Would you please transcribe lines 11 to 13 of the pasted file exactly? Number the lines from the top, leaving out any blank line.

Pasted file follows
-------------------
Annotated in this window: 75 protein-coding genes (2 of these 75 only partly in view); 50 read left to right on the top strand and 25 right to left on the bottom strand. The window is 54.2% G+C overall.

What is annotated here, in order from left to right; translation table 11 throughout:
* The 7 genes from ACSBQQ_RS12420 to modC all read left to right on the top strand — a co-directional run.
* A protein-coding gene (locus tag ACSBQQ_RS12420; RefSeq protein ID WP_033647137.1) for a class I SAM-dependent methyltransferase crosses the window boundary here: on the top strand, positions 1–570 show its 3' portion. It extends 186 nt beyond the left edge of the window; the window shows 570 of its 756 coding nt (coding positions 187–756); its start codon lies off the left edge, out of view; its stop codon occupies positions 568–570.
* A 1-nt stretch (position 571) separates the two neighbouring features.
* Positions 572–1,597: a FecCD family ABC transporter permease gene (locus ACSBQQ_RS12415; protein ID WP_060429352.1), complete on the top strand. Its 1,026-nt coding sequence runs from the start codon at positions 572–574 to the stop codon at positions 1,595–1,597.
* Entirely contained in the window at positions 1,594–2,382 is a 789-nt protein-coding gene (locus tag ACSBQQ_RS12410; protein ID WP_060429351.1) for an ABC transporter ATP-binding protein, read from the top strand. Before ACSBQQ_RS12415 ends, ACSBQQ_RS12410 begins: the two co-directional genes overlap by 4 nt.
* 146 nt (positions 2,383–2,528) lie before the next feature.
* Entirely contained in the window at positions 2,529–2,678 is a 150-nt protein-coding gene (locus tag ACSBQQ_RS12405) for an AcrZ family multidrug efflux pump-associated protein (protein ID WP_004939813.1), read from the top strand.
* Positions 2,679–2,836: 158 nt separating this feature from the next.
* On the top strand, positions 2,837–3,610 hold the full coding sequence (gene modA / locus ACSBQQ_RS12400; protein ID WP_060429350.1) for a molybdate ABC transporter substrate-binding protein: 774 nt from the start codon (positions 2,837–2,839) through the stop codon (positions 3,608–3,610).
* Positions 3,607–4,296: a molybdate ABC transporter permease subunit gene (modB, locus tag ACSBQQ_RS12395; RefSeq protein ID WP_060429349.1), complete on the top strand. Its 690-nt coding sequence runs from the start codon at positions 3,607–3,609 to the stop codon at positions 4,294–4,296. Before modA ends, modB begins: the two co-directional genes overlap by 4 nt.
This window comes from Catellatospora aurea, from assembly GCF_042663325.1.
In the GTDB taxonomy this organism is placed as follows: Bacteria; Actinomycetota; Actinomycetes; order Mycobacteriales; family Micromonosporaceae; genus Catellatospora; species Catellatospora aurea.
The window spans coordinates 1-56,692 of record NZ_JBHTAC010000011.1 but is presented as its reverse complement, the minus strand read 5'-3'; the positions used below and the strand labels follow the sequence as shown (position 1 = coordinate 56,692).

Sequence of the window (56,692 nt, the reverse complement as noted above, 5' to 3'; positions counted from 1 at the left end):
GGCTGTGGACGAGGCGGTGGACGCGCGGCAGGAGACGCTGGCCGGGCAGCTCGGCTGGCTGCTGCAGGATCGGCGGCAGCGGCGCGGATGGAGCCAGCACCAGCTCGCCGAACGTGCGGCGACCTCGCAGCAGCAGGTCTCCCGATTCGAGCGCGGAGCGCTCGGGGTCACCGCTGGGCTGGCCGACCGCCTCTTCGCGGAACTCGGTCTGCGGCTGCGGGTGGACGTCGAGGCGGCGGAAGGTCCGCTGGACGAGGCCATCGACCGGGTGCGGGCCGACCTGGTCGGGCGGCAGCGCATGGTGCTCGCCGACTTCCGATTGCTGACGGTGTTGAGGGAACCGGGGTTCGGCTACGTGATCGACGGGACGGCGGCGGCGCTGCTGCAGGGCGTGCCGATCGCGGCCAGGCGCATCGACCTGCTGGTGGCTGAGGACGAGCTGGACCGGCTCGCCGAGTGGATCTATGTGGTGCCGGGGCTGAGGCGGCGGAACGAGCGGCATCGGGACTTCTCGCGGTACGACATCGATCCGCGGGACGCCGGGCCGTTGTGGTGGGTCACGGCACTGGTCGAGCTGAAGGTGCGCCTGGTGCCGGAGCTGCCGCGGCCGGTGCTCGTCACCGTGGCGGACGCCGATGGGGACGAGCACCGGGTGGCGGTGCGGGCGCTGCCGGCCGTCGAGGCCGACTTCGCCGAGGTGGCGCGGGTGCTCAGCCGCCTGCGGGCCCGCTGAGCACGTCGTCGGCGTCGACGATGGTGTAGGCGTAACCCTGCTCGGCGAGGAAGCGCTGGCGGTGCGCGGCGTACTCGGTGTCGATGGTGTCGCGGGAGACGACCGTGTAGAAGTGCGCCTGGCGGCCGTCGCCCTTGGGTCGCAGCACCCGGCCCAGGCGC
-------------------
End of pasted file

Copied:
* On the top strand, positions 2,837–3,610 hold the full coding sequence (gene modA / locus ACSBQQ_RS12400; protein ID WP_060429350.1) for a molybdate ABC transporter substrate-binding protein: 774 nt from the start codon (positions 2,837–2,839) through the stop codon (positions 3,608–3,610).
* Positions 3,607–4,296: a molybdate ABC transporter permease subunit gene (modB, locus tag ACSBQQ_RS12395; RefSeq protein ID WP_060429349.1), complete on the top strand. Its 690-nt coding sequence runs from the start codon at positions 3,607–3,609 to the stop codon at positions 4,294–4,296. Before modA ends, modB begins: the two co-directional genes overlap by 4 nt.
This window comes from Catellatospora aurea, from assembly GCF_042663325.1.